(I should note that law enforcement agencies in the city of Sanford, Seminole County and Broward County have taken the opposite position, and are actively preparing for potential violence.)

* I live in Orlando, Florida, Sanford is a short drive away, and I've got friends who live in Sanford.

6 comments:

bagoh20 said...

I would think that if you were the judge in an obviously politically motivated show trial, and you were decent and believed in American justice that you would try to avoid looking like part of the railroading and avoid showing such animosity for the defense.

Icepick said...

She can side with justice, or she can side with the Governor and the President and the angry mob that is threatening to kill people. (On of the witnesses all but admitted on the stand that he has been getting threats since this all became a thing.)

Not to mention: Do you know what the IRS might do you her and her loved ones? Do you know what FBI and DOJ investigations might turn up on her, or already have turned up on her? You think she wants the mob getting bused to HER house? Do you know what the NSA has found out about her using her meta-data? Do you know what promises have been made to her if she sees things the right way?

Justice is a nice concept, but it no longer applies here.

Lem said...

To believe that the jury is somehow isolated to the point of a clinical operation room, where all the participants scrub and everything is uncontaminated Spic 'n Span is tantamount to believing that what is taught in the law classroom is also how it goes down in the real world.

I'm not criticizing the professor, who I like very much, but, the fears we speak of are well grounded. This is not our first rodeo.

Lem said...

The Zimmerman judge got to see how it turned out for Lance Ito after a not guilty verdict for OJ. Whereas she can only imagine what it would have been like for Lance Ito had the verdict gone the other way.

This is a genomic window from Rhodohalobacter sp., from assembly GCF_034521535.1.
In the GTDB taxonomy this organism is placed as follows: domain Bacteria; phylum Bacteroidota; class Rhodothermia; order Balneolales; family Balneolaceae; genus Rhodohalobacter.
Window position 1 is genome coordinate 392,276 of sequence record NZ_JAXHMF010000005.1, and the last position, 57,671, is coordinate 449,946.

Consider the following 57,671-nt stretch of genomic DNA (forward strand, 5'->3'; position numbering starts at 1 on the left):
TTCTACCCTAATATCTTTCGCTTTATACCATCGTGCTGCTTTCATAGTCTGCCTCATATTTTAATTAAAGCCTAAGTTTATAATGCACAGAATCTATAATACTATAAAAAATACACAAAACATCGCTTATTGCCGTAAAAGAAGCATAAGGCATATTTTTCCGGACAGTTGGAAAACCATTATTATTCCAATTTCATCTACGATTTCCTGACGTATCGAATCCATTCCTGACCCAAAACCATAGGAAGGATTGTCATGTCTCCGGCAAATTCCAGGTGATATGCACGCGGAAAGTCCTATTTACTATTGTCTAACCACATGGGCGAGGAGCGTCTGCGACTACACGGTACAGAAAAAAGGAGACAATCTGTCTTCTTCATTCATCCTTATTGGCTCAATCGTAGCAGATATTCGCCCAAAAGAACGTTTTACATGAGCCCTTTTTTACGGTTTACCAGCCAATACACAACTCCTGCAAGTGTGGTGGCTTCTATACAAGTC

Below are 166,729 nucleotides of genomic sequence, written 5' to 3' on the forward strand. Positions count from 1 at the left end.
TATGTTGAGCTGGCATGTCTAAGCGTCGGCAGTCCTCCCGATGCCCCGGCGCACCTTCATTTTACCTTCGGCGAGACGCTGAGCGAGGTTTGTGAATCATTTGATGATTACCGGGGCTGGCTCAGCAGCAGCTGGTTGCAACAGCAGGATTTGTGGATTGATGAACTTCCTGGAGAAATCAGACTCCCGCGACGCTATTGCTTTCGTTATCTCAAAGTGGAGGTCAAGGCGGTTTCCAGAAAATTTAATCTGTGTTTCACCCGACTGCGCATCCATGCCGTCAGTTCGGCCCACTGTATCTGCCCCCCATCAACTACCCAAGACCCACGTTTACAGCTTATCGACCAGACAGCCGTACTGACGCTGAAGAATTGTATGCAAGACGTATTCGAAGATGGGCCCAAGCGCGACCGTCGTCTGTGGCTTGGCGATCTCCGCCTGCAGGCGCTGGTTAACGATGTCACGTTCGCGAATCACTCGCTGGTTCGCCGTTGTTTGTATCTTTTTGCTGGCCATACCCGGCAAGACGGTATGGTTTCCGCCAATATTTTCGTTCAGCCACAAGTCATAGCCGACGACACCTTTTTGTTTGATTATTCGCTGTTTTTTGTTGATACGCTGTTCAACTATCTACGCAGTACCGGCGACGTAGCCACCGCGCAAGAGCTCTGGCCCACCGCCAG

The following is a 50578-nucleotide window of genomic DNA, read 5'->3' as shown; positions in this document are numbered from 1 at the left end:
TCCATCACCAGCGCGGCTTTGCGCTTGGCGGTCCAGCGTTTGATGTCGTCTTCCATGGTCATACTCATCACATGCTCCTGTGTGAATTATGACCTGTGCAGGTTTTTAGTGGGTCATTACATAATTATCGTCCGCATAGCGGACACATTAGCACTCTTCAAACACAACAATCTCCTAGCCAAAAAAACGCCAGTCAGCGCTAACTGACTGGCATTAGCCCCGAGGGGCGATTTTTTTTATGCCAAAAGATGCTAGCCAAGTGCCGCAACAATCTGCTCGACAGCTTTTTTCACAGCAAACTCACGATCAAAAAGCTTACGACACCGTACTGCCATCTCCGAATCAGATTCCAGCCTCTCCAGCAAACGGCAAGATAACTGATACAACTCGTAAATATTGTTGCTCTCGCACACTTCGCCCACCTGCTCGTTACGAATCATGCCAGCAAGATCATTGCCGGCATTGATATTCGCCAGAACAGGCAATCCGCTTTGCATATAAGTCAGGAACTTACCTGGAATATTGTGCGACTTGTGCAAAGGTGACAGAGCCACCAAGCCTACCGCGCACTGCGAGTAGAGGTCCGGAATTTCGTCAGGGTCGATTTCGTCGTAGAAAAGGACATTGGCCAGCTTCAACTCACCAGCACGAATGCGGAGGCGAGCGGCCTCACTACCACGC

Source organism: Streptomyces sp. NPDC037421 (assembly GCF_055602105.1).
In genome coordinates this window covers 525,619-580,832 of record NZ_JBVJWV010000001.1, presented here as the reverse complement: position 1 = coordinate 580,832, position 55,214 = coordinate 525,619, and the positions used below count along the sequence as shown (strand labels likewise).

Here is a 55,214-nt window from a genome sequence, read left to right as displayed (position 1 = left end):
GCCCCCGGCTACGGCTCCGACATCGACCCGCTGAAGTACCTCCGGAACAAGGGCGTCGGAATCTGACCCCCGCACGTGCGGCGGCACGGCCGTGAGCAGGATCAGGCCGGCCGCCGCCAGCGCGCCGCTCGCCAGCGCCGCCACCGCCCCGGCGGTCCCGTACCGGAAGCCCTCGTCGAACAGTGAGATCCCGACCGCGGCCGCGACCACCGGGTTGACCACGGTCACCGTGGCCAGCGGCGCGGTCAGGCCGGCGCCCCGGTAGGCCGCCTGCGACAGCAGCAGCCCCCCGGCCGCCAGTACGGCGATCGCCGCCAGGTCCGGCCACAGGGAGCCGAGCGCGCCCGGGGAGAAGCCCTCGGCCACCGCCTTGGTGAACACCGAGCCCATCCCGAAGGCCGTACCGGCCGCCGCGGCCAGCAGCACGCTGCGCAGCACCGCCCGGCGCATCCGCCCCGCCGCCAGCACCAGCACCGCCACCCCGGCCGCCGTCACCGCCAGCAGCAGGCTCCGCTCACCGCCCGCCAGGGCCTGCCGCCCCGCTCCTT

The Zimm Judge knows which side of her bread gets the butter.

Icepick said...

Comment below originally left at Lem's. The quote at the start comes from Lem:

The race, the Hispanic and the black and the whites is stuff that is being manipulated to find this man guilty of something he didn't do.

Wrong. No one in power cares about Zimmerman's guilt or innocence either way, or whether or not he is found guilty or innocent. They merely want an issue from which they can profit either financially or politically. That's why Sharpton got involved, to make a buck off this somehow. (I won't tell a man his business, so I have no idea how he does it. I know how Jesse Jackson runs his shakedown operation, but I don't know Sharpton's business model.)

And Barack Hussien Obama adopted Trayvon's ghost to make certain that the black vote turned out in huge numbers last year.

Governor Rick Scott pushed the prosecution for fear of riots and in an effort to appease blacks so that that WON'T turn out in large numbers when he runs for re-election on 2014.

Actually the Governor is probably the only major party that really cares about this one way or the other, besides the Martin family attorney. It will not help Scott's re-election efforts if a large part of the state gets burned down in race riots. He's only a centi-millionaire, and not a billionaire, so he can't buy enough adverts to paper over large riots.

Benjamin Crump, the Martin family attorney, is probably secretly hoping for a Zimmerman Not Guilty verdict. If Zimmerman wins, he'll have a lot more incentive to sue the Hell out of organizations like NBC that slandered him last year, and will be MUCH more likely to win. Which means Zimmerman would have more money to pay off the Martin family (and their attorney) later.

The whole damned thing is perverse as Hell as far as the incentives go.

Ignorance is Bliss said...

In terms of faith in the jury system, I have to disagree with the professor. I still think it likely he will be found not guilty, or at least get a hung jury. However, I'm not entirely confident.

I've been on a jury. It was a civil case, but it was a wrongful death case ( of a 17 year old ), complete with grieving parents. No Liability was the obviously correct decision, just as obviously as in the current case. However, when we got to the jury room and took an initial vote, it was 8-4 in favor of finding liability. Lucky for the defendant, myself and one other like-minded juror were able to walk the rest of them through the jury instructions, comparing them to the facts of the case. It took a little over an hour to convince the last person. Their only argument was somebody should have done something.

Of course, myself and the other like-minded juror ( plus the other two who voted our way at the start ) were men. All the women voted for liability in the initial vote.

God help George Zimmerman.